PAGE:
Thursday, May 29, 2008

Problem of evil - Rev Sam

The Reverend Sam finds the following response to the problem of evil rather compelling:

"Simply said, there is no more liberating knowledge given us by the gospel — and none in which we should find more comfort — than the knowledge that suffering and death, considered in themselves, have no ultimate meaning at all." In other words, as I put it, the problem of suffering is not as important as we might think it to be, and when Christian theologians treat this problem as something that calls into question the existence of God, they are giving it more importance than it deserves."

Sam adds: "I think that this touches on the radically different foundational assumptions that people bring to the discussion, so it might be worth spending a bit more time on it. Not that I have any expectation of either side convincing the other, but it might help clarify the differences."

Let's discuss.

My opening question. Is the idea that, if we start with the foundational assumption that there is a good God, then whatever suffering there is - the suffering of thousands of children buried alive in the recent earthquake, for example - is, for some reason, insignificant (or - not the same thing - meaningless)? If so, what is that reason?

49 comments:

Tony Lloyd said...

I think this is a very odd reading of the Gospels. It sounds more like Budhism and certainly is not the message that I get from the Gospels. In particular such parts as Luke 12:24 "Consider the ravens: They do not sow or reap, they have no storeroom or barn; yet God feeds them. And how much more valuable you are than birds!" Seems to promise care from God.

Now, no doubt, Rev. Sam knows more about the Bible than I do and I am sure that the Gospels CAN be interpreted in his way. But which way is the "right" way? If I can take any meaning from the Gospels then the Gospels cease to have any use in reason: I can leap to any conclusion I want and back-fit the Gospels to provide "reasons".

I think that before we can get anywhere Rev. Sam has to persuade us that the "message" he assigns to the Gospels is the one intended by Jesus and the Gospel writers and not a back-fit by Rev. Sam.

splittter said...

Could this argument appeal to the idea of future reward in heaven ... basically robbing one of the ideas from pascal's wager ... if heaven gives infinite satisfaction or happiness or whatever then any amount of finite suffering on earth is insignificant by comparison.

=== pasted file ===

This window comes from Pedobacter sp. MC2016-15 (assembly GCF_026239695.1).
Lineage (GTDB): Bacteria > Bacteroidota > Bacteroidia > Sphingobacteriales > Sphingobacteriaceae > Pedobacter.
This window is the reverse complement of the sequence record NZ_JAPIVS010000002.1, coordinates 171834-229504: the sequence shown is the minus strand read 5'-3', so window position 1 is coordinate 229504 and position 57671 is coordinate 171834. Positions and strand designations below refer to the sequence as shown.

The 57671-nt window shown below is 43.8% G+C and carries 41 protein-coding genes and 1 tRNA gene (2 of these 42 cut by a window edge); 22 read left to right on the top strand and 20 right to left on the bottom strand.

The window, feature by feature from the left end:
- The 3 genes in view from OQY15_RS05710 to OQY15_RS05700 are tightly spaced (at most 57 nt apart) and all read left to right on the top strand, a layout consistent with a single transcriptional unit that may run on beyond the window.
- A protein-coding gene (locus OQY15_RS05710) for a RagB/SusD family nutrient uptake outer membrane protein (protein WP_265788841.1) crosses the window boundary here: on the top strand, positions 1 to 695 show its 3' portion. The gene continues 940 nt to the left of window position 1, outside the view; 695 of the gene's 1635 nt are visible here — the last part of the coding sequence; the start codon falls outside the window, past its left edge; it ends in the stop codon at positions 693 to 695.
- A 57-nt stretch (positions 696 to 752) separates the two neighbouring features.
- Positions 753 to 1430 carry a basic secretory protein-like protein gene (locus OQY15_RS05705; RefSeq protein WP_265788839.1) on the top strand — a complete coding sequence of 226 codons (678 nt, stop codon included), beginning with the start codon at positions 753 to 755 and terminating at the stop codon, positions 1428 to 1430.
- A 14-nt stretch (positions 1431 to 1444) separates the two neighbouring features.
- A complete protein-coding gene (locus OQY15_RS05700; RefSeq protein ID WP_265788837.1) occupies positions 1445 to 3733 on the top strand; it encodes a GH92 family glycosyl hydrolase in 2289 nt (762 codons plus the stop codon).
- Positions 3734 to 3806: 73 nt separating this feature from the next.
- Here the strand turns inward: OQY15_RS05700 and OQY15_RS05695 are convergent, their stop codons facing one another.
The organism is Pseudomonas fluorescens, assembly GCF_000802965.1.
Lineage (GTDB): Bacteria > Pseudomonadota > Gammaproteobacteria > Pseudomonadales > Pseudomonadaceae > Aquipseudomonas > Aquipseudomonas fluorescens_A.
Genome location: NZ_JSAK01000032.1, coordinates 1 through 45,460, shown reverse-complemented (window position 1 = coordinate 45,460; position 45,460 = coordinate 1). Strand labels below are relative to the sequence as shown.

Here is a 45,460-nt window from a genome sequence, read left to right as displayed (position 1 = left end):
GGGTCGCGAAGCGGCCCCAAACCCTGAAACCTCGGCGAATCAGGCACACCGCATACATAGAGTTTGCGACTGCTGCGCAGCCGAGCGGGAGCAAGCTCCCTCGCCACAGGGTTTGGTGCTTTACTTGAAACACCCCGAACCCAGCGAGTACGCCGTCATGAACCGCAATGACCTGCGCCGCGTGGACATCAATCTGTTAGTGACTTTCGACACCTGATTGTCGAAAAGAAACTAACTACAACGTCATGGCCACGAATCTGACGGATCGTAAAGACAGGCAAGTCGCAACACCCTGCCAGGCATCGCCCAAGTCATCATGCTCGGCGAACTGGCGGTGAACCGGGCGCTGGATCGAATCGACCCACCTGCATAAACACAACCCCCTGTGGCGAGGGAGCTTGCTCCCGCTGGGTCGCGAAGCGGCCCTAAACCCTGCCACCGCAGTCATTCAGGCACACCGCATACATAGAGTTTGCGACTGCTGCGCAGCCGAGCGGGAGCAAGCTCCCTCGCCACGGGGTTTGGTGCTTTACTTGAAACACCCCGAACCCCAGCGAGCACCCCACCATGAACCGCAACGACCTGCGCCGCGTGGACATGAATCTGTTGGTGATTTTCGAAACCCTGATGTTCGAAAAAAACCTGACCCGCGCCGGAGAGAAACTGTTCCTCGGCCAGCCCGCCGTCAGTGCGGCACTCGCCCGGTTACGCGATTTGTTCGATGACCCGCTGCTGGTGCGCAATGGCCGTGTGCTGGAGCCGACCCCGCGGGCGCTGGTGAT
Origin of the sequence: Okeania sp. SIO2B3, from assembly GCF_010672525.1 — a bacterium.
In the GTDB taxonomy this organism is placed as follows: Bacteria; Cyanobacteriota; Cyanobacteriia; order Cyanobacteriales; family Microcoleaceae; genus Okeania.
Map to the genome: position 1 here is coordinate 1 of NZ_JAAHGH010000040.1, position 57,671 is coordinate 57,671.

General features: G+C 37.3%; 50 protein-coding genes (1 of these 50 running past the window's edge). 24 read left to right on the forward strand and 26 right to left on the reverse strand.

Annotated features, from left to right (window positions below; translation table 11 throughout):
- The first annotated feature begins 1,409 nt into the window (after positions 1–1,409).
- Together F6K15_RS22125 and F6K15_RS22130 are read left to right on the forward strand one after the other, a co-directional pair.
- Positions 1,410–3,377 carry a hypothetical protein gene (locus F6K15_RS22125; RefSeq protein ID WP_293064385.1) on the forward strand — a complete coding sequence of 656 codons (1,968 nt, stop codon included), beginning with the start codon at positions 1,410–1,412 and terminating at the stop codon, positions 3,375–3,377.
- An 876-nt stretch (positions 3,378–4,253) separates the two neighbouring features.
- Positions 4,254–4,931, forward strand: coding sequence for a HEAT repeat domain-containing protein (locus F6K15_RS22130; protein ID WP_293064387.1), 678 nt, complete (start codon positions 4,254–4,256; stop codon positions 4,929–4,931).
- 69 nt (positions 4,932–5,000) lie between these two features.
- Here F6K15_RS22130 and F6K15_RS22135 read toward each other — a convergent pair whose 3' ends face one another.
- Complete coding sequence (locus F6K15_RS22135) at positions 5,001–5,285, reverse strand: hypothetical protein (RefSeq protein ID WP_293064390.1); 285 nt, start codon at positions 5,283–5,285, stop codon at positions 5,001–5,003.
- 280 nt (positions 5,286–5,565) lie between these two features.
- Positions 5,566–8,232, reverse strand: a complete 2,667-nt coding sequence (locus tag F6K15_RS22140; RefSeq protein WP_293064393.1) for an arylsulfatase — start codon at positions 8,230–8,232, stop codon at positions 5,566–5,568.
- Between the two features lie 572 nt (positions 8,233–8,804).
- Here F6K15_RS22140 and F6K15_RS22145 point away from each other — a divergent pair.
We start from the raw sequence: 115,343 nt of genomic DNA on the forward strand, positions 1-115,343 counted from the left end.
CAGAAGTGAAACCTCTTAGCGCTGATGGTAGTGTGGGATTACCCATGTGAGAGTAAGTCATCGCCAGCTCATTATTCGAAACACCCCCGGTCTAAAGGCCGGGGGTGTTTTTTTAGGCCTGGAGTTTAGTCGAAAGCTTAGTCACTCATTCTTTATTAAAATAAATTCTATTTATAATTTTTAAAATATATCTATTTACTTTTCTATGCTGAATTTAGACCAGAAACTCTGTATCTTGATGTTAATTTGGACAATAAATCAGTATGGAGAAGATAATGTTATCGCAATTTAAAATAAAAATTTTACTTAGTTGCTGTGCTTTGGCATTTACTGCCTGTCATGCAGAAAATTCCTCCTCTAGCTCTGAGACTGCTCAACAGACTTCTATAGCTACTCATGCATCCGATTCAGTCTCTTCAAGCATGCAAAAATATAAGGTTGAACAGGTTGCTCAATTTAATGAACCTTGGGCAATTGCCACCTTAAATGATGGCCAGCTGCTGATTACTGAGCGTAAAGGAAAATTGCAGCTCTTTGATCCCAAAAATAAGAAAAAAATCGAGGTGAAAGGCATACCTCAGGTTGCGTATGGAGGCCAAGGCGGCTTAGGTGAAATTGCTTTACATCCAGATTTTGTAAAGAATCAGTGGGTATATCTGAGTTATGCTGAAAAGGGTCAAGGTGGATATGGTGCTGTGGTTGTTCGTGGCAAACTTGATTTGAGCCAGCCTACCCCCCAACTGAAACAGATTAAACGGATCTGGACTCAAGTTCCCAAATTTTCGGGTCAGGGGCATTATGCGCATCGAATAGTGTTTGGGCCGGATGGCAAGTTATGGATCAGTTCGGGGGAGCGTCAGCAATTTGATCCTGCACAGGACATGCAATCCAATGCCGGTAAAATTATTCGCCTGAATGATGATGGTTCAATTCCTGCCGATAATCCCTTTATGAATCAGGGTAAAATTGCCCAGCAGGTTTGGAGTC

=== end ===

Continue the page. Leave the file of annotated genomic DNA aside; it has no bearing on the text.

Seems weak, but maybe one way to try and go.

Anonymous said...

Two points:

1) So where does this leave us on causing suffering to others? Not really that important so go right ahead?

2) Just because something (the Gospel) offers comfort still does not mean it is true.

Jackie said...

I think Anonymous has it nailed. If suffering and death are meaningless, then who is to condemn me for causing them? God's "Thou shall not kill" must be an arbitrary whim, just something to test our obedience. I bet all of God's laws are like that. Extrapolated further, right and wrong mean "obedient" and "disobedient"; there is no objective morality. God is just a cosmic tyrant to be bribed with obedience and adulation.

Sam Norton said...

The point is 'no ultimate meaning' - not no meaning whatsoever. I think the point that Hart is making is that Christians can't absolutise suffering, given everything else embedded in their worldview.

Anonymous said...

If we downplay the significance of suffering etc in the temporal world do we not also have to demote the good bits as well, including any "comfort" derived from Gospel to those currently alive?

If our suffering is of no ultimate meaning then our lives are of no ultimate meaning and there doesn't seem to be a lot of point in having them really does there? Can't really see a religion which leads to that conclusion lasting very long.

anticant said...

Is there really any point in discussing such twaddle? Haven't we got better things to do?

Stephen Law said...

Well I'm having fun.

But Sam, you say the problem of suffering just isn't something that calls into question the existence of God. Why not?

Can you spell this out very clearly, please?

Paul C said...

In other words, as I put it, the problem of suffering is not as important as we might think it to be, and when Christian theologians treat this problem as something that calls into question the existence of God, they are giving it more importance than it deserves."

Just because somebody claims that the problem of suffering is not as important as we might think it to be, does not make it so.

Surely this isn't even an argument, let alone a compelling one? It's just sleight-of-hand - because there isn't a convincing answer to the problem, the next best thing is to pretend that it isn't a problem at all.

Kosh3 said...

The suffering of souls in hell is certainly held out to be a matter of great importance by religious texts and discourse - why then should suffering in the world be reduced in its significance?

It is one of the grounding motivational factors in abiding by gods command. Who wants to roast, after all?

anticant said...

Aren't we roasting already, by giving countenance to such arrant piffle instead of bending our energies to solving the world's escalating here-and-now problems?

Anonymous said...

"Suffering and death... have no meaning at all".

Right. So...

...what?!...